Nate Schmidt: There were a lot of emotions because we really wanted to provide something for this city and at that time a Stanley Cup was the only answer, but it took a little bit to realize that it was already done. Our mark had already been made on this city and they had already made their mark on us. It actually gives me goosebumps thinking about it because being able to bring something more than just hockey and bring a sense of community is probably the thing I'm most proud of from what we did last year. To give something for people to look away from after everything that happened and to be a part of something and to have something to rally around and that was us. It was one of the most special things. I remember Barry Trotz telling me when I left and right after I got drafted "This is going to be the most fun year you'll ever have in your life. No matter how you guys play. If you're the worst team in the league or the best team, it doesn't matter. It'll be the most fun you've ever had playing hockey.' At the time I thought "I don't know why. I'm not going to know any of these guys." But he said "Everything is going to be new for everyone. Every day is going to be a new journey for everybody." And at the end of the year that's what I thought back on. This was the most fun I've ever had playing hockey, even when we lost on the biggest stage just because it was more than just what we had gone through as a community. It was more than the rink, it was much more than that. It made me proud of being here and being a part of this.


Shane Hnidy: Well, losing sucks. It's terrible. I said this: "You know, every team, starting the year you go in and you've got your meetings right from training camp your goal is to win the Stanley Cup." That's the goal of every single team, every meeting that starts in training camp and every coach builds to win the Stanley Cup. So anything short of that is a lost season. And it hurts the further you go to lose if you don't carry that. I believe that this is the first time in history that the losing team had a huge successful year. To me, yes raising that Stanley Cup, and the players will disagree, that would have been fantastic, but this was more than that. And Dave touched on it with what happened on 1 October. A group of guys that were castoffs, not wanted, overcoming astronomical odds, putting together a historic season. You know, becoming ingrained into a community in a city that hadn't had a pro sports team. The fans, the lovefest between the fans and the players and the city and the team and the logo, the gear. Things like that don't happen every year. And yes, winning the Stanley Cup is the ultimate prize, but last year it was more than a Stanley Cup. And to me, I know it'll suck and the players and the management will disagree. But last year was one of the most successful seasons. I said I won the Stanley Cup, but I joined that team late. Last year was the most rewarding, fulfilling season I had ever been a part of. It really was. And that's with not taking home the big prize at the end. Because of everything Las Vegas, the city, needed, everything these players did, the organization did.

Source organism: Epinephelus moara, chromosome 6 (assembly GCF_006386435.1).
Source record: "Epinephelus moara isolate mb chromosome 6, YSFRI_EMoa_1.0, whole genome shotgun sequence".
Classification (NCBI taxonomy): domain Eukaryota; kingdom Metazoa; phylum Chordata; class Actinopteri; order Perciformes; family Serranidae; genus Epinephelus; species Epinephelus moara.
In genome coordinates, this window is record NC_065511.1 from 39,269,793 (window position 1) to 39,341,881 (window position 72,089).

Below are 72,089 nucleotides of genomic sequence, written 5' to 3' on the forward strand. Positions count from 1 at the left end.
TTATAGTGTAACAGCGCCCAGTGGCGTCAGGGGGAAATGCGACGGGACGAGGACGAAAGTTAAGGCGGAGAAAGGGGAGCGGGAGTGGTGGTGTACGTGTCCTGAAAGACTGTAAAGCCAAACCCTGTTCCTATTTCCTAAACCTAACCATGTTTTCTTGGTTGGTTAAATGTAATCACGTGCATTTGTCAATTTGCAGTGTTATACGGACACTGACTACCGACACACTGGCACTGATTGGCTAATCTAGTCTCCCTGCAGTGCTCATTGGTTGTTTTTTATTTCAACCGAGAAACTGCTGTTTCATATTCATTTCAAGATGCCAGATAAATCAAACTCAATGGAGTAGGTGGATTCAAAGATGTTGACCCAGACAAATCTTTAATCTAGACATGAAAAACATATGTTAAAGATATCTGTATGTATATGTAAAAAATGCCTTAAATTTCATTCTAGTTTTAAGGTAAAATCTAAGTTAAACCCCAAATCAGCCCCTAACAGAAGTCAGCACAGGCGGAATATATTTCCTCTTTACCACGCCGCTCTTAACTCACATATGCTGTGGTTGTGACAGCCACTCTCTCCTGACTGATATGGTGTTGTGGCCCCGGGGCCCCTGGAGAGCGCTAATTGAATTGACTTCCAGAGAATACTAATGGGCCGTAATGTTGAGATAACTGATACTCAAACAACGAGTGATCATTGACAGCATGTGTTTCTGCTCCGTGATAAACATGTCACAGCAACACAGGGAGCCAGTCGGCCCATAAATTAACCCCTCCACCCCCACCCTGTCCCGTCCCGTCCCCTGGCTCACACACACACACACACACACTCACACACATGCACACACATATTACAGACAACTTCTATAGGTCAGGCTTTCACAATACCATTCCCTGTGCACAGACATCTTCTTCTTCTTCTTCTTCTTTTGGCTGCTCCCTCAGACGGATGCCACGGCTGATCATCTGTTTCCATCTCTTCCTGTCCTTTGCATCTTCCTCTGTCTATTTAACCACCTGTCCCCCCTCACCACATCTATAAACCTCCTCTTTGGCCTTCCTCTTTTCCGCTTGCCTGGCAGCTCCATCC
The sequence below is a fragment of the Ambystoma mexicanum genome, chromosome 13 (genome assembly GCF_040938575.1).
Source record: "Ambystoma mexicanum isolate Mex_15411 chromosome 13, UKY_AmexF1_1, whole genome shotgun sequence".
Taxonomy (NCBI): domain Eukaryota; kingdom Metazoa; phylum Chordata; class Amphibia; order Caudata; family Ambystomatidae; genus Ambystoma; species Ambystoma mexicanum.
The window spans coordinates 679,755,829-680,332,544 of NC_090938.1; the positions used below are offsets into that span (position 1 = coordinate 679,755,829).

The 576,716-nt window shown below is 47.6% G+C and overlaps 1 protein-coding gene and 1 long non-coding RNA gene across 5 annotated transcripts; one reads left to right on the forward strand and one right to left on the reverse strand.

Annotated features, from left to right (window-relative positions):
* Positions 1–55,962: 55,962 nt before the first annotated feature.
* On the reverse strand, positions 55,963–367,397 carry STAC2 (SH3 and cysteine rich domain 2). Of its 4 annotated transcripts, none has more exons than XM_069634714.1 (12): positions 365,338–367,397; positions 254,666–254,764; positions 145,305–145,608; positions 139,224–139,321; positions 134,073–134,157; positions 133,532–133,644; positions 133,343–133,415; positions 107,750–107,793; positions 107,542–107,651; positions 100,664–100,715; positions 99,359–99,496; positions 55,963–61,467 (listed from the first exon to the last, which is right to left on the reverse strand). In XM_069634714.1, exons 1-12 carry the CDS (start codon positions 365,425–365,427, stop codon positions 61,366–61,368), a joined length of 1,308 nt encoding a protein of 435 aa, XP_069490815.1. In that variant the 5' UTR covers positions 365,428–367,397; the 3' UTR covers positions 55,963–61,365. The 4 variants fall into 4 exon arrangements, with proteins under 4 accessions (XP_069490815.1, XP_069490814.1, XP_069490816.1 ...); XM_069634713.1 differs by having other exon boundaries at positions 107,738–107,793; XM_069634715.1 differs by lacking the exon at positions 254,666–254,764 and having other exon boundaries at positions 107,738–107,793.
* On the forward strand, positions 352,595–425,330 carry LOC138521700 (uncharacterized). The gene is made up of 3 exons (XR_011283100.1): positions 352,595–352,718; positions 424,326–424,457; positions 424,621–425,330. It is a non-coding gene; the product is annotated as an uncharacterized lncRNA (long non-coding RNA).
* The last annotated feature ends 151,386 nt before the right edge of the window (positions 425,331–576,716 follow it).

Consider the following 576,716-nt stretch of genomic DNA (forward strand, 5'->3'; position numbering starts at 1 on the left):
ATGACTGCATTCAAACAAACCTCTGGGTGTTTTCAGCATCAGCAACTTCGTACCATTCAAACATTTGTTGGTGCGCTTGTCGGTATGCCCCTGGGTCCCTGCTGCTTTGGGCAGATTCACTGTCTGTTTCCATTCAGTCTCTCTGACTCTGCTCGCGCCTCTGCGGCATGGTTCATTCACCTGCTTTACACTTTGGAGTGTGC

Looking Forward

The Golden Knights have qualified for the 2019 Stanley Cup Playoffs and will begin play in San Jose in Game 1 of a best-of-seven series.

Marc-Andre Fleury: It's good to be a hockey player. It was so much fun last year, our fans are crazy. They're so loud and during the game the atmosphere in the building is awesome. The parties before the games outside are insane. I'm looking forward to it, I think it's the best time of the year. Everything is intense, everything's hyped a little bit and the games are fun to play. It's another chance.